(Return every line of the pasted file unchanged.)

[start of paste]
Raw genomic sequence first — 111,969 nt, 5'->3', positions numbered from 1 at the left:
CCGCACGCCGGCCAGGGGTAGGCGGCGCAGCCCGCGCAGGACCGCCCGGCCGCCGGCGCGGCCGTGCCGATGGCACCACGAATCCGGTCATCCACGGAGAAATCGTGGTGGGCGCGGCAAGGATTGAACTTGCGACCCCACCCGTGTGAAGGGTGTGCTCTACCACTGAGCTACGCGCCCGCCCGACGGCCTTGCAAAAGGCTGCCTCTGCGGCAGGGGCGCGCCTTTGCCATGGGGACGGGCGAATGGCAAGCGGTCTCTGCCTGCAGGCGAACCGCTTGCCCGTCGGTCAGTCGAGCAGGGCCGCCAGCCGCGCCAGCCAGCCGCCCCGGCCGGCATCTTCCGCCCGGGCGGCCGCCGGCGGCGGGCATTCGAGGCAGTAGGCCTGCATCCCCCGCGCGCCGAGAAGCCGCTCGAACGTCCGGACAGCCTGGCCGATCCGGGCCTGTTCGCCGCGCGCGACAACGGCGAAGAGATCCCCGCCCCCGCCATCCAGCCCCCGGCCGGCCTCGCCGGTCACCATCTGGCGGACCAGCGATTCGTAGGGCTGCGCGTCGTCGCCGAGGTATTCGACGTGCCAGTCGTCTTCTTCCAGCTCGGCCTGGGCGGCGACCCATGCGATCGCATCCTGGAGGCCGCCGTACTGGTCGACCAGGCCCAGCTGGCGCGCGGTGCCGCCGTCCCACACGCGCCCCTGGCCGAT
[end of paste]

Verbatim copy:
Raw genomic sequence first — 111,969 nt, 5'->3', positions numbered from 1 at the left:
CCGCACGCCGGCCAGGGGTAGGCGGCGCAGCCCGCGCAGGACCGCCCGGCCGCCGGCGCGGCCGTGCCGATGGCACCACGAATCCGGTCATCCACGGAGAAATCGTGGTGGGCGCGGCAAGGATTGAACTTGCGACCCCACCCGTGTGAAGGGTGTGCTCTACCACTGAGCTACGCGCCCGCCCGACGGCCTTGCAAAAGGCTGCCTCTGCGGCAGGGGCGCGCCTTTGCCATGGGGACGGGCGAATGGCAAGCGGTCTCTGCCTGCAGGCGAACCGCTTGCCCGTCGGTCAGTCGAGCAGGGCCGCCAGCCGCGCCAGCCAGCCGCCCCGGCCGGCATCTTCCGCCCGGGCGGCCGCCGGCGGCGGGCATTCGAGGCAGTAGGCCTGCATCCCCCGCGCGCCGAGAAGCCGCTCGAACGTCCGGACAGCCTGGCCGATCCGGGCCTGTTCGCCGCGCGCGACAACGGCGAAGAGATCCCCGCCCCCGCCATCCAGCCCCCGGCCGGCCTCGCCGGTCACCATCTGGCGGACCAGCGATTCGTAGGGCTGCGCGTCGTCGCCGAGGTATTCGACGTGCCAGTCGTCTTCTTCCAGCTCGGCCTGGGCGGCGACCCATGCGATCGCATCCTGGAGGCCGCCGTACTGGTCGACCAGGCCCAGCTGGCGCGCGGTGCCGCCGTCCCACACGCGCCCCTGGCCGAT